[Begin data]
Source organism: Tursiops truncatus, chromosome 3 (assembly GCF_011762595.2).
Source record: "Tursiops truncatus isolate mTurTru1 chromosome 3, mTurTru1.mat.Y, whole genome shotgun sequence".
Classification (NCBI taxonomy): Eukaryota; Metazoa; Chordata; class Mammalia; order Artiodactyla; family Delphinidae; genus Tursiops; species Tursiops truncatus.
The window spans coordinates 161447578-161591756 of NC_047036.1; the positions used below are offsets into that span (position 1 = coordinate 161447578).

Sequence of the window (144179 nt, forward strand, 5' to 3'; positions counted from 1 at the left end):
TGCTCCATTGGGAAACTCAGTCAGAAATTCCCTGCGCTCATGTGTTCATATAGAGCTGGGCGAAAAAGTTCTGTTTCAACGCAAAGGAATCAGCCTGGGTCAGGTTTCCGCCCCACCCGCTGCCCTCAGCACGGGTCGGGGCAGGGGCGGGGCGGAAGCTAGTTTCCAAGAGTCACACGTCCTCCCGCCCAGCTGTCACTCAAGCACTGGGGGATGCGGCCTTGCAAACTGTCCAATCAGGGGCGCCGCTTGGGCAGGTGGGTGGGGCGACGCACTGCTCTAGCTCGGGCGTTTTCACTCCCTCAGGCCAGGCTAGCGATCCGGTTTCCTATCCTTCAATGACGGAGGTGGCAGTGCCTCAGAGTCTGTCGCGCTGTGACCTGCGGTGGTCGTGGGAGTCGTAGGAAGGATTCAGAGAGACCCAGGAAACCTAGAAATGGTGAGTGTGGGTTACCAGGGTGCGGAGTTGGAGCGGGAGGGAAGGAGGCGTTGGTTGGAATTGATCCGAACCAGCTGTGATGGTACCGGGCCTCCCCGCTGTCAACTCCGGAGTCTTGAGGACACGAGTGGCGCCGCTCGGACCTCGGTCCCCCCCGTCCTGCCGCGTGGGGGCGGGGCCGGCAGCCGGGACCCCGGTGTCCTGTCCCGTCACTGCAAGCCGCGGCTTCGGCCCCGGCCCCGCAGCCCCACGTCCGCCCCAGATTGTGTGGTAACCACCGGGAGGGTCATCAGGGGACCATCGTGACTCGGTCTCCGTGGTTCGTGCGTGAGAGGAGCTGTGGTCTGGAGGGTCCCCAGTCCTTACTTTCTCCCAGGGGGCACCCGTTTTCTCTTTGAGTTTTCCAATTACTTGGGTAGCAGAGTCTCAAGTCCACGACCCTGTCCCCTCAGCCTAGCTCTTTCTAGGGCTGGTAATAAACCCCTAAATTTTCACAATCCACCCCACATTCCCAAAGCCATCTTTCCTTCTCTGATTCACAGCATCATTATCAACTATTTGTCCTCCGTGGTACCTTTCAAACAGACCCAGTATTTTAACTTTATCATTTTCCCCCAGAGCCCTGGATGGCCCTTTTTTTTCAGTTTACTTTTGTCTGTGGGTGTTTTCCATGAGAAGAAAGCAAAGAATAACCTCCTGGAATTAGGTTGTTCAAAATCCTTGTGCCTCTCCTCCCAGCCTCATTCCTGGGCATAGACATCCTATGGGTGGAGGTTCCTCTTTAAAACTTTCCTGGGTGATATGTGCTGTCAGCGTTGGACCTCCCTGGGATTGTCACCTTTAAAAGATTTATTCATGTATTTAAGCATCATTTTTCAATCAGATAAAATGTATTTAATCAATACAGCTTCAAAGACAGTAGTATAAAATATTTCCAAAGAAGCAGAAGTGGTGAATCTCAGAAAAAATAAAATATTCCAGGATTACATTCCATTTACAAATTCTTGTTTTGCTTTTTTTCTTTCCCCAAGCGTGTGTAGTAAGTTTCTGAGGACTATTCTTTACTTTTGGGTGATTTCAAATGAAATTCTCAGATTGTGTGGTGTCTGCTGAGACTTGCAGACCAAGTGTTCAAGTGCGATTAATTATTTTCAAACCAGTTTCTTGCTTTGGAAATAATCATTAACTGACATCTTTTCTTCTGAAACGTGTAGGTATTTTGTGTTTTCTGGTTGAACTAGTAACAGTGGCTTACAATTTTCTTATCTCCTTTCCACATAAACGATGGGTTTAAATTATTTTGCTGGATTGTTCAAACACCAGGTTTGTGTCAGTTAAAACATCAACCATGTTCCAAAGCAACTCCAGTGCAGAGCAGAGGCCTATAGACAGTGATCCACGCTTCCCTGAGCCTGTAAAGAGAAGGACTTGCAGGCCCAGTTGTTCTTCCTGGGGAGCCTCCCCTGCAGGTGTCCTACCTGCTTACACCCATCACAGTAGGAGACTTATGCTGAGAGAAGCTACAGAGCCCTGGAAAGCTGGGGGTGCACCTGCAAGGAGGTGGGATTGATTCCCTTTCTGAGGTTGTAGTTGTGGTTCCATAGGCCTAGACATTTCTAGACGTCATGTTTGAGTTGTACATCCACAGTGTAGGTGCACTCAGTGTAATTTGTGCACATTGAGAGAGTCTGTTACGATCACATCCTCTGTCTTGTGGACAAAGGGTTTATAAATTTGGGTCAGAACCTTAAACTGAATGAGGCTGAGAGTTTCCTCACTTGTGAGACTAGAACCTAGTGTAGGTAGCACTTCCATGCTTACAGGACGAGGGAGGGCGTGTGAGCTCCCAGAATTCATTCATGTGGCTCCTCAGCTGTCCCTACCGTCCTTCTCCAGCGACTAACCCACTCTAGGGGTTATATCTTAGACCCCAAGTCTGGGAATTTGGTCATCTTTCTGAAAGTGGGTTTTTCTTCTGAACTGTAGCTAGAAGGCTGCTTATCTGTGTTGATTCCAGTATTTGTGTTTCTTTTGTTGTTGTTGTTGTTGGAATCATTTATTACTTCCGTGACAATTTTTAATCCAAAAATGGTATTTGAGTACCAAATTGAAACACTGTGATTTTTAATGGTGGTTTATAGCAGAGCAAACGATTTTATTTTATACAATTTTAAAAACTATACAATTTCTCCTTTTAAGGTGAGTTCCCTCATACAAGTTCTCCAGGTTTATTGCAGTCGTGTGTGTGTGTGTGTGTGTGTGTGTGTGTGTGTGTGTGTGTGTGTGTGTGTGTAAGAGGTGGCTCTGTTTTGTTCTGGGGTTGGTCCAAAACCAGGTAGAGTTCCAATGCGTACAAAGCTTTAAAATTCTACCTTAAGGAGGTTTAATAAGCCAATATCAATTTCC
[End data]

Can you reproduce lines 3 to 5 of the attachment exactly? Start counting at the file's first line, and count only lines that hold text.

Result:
Classification (NCBI taxonomy): Eukaryota; Metazoa; Chordata; class Mammalia; order Artiodactyla; family Delphinidae; genus Tursiops; species Tursiops truncatus.
The window spans coordinates 161447578-161591756 of NC_047036.1; the positions used below are offsets into that span (position 1 = coordinate 161447578).

Sequence of the window (144179 nt, forward strand, 5' to 3'; positions counted from 1 at the left end):